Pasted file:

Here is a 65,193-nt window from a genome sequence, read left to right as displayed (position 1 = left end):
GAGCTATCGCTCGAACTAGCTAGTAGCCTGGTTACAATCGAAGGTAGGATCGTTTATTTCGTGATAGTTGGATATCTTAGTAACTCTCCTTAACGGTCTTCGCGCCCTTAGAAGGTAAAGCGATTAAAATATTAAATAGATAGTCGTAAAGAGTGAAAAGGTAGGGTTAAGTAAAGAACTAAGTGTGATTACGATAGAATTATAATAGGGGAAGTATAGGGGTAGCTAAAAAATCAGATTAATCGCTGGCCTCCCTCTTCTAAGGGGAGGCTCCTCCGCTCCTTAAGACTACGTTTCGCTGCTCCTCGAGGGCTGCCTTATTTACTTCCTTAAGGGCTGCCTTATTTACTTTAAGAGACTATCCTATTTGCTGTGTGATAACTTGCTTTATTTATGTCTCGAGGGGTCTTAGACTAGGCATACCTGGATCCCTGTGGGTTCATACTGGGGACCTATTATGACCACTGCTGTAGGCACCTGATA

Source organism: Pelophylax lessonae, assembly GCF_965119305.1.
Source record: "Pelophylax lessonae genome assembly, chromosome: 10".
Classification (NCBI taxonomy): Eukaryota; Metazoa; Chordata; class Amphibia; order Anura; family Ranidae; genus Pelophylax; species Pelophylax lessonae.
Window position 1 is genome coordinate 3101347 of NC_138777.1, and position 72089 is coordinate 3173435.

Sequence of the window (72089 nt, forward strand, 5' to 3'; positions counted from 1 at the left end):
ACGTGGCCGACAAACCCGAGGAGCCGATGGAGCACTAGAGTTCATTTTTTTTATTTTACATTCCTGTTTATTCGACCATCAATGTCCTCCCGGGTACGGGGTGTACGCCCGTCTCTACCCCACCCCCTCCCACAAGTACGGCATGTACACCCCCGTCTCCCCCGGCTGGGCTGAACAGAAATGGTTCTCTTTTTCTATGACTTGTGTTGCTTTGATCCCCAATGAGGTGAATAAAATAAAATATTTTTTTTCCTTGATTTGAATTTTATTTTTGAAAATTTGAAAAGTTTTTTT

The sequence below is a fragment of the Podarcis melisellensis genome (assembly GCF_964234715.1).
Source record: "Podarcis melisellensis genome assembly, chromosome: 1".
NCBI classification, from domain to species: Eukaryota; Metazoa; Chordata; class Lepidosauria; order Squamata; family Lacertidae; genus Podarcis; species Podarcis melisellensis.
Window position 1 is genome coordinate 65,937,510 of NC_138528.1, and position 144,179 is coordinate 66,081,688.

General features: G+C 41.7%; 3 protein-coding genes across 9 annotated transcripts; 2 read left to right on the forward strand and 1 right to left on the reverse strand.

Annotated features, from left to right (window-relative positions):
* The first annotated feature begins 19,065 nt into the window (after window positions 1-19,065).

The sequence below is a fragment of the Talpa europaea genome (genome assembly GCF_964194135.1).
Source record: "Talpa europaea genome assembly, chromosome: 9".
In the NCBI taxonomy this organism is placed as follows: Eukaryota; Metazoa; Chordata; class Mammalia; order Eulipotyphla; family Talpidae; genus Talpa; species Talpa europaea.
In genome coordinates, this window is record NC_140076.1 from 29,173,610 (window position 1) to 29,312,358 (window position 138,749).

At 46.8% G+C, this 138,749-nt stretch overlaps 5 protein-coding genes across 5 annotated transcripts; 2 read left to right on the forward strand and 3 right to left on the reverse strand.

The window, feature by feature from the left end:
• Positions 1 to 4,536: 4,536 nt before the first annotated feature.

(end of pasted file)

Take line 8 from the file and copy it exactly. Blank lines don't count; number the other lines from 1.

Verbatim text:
ACGTGGCCGACAAACCCGAGGAGCCGATGGAGCACTAGAGTTCATTTTTTTTATTTTACATTCCTGTTTATTCGACCATCAATGTCCTCCCGGGTACGGGGTGTACGCCCGTCTCTACCCCACCCCCTCCCACAAGTACGGCATGTACACCCCCGTCTCCCCCGGCTGGGCTGAACAGAAATGGTTCTCTTTTTCTATGACTTGTGTTGCTTTGATCCCCAATGAGGTGAATAAAATAAAATATTTTTTTTCCTTGATTTGAATTTTATTTTTGAAAATTTGAAAAGTTTTTTT